John A. Tures: 'Failed' revolution? News to us

July 10, 2013 

A Canadian historian publishing in the Washington Post wrote the article "Why America would have been better off without its revolution." He contends that the American Revolution was a failure, but his own research leaves a lot to be desired.

The freelance writer Paul Pirie claims that "the easiest way of assessing whether the United States would have been better off without its revolution, is to look at those English-speaking countries that rejected the American Revolution and retained the monarchy."

For evidence, he uses the "life satisfaction" measure on the annual quality-of-life study by the Organization for Economic Cooperation and Development. The United States is tied for "14th" in the measure, "behind Canada (eighth) and Australia (12th)." He also cites a study by a leading Harvard economist where America is tenth in the world for happiness, behind Australia and Canada.

Based upon this analysis, he concludes "In these senses, the American Revolution was a flop," just as the Russian Revolution was. "Perhaps it's time for Americans to accept that their revolution was a failure and renounce it," as the Russians have done.

I looked at the same OECD study. Australia received a score of 7.2 on the life satisfaction rate. Canada got a 7.4. The United States received a 7.0. Just because the U.S. is 0.2 or 0.4 behind the other two countries, or a few spots in an international ranking, we can't conclude the American Revolution was "a flop."

Pirie cites the ability of Canada, Australia and Britain to get things done, due to that monarchy we abandoned. Yet Britain is 18th in life satisfaction, with a score of 6.8, behind the United States. So should we have left the U.K.? Pirie should say yes, based on his own standards.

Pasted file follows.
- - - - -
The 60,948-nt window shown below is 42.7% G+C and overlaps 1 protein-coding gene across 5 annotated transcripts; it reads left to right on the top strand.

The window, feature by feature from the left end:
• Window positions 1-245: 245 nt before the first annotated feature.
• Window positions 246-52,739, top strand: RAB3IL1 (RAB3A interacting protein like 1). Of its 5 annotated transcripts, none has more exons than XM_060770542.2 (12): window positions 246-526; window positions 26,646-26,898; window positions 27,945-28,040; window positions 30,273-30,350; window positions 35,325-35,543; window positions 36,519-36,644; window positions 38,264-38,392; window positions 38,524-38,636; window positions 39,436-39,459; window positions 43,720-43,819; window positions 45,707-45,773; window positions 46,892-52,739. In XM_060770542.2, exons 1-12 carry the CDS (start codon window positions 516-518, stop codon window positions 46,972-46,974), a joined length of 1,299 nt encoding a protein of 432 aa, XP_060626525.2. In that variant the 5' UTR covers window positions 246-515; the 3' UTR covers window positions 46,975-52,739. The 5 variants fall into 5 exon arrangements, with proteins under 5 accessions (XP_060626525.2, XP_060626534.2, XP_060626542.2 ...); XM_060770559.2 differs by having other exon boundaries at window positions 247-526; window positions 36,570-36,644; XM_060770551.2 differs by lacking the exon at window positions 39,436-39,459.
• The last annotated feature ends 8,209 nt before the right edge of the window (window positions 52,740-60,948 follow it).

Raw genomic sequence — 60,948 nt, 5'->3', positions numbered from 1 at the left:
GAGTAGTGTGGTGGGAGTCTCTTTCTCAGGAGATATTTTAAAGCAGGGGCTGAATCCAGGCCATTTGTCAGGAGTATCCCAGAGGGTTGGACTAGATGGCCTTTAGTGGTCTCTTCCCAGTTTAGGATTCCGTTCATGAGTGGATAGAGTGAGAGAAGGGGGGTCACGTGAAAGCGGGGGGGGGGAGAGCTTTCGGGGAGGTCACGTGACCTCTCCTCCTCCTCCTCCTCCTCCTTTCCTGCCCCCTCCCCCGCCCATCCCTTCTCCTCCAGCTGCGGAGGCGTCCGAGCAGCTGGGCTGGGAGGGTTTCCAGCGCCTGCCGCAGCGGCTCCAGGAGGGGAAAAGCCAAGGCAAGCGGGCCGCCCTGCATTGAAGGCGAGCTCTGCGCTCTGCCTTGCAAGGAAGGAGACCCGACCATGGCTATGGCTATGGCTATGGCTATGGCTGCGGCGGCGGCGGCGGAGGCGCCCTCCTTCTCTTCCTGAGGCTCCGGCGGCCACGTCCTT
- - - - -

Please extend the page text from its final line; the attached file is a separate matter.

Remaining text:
In the same OECD measure, a measure exists which claims "Happiness, or subjective well-being, is also measured by the presence of positive experiences and feelings, and/or the absence of negative experiences and feelings." They surveyed how many people in each country reported "having more positive experiences in an average day (feelings of rest, pride in accomplishments, enjoyment, etc.) than negative ones (pain, worry, sadness, boredom, etc.). It's all a key part of Pirie's "pursuit of happiness contention."

On that scale, the United Kingdom reported 85% having more positive than negative experiences. Australia had 84%. The United States has 83% reporting more positive than negative feelings, while Pirie's Canada finished with 82% on the same scale. In other words, there's not much difference among the four countries.

Clearly, since I am using the same dataset and same numbers as Mr. Pirie, he should have known this information, and divulged it to his readers.

What we really find is that America, Australia, Britain, and Canada are all doing pretty well in the world, near the top of the heap, with populations that are quite satisfied (France, by contrast ranks about a 6.6 and has a smaller percentage of the population that experiences more positive than negative things). But there's no evidence that the American Revolution was a "flop" as Mr. Pirie claims.

John A. Tures, associate professor of political science, LaGrange College; jtures@lagrange.edu.

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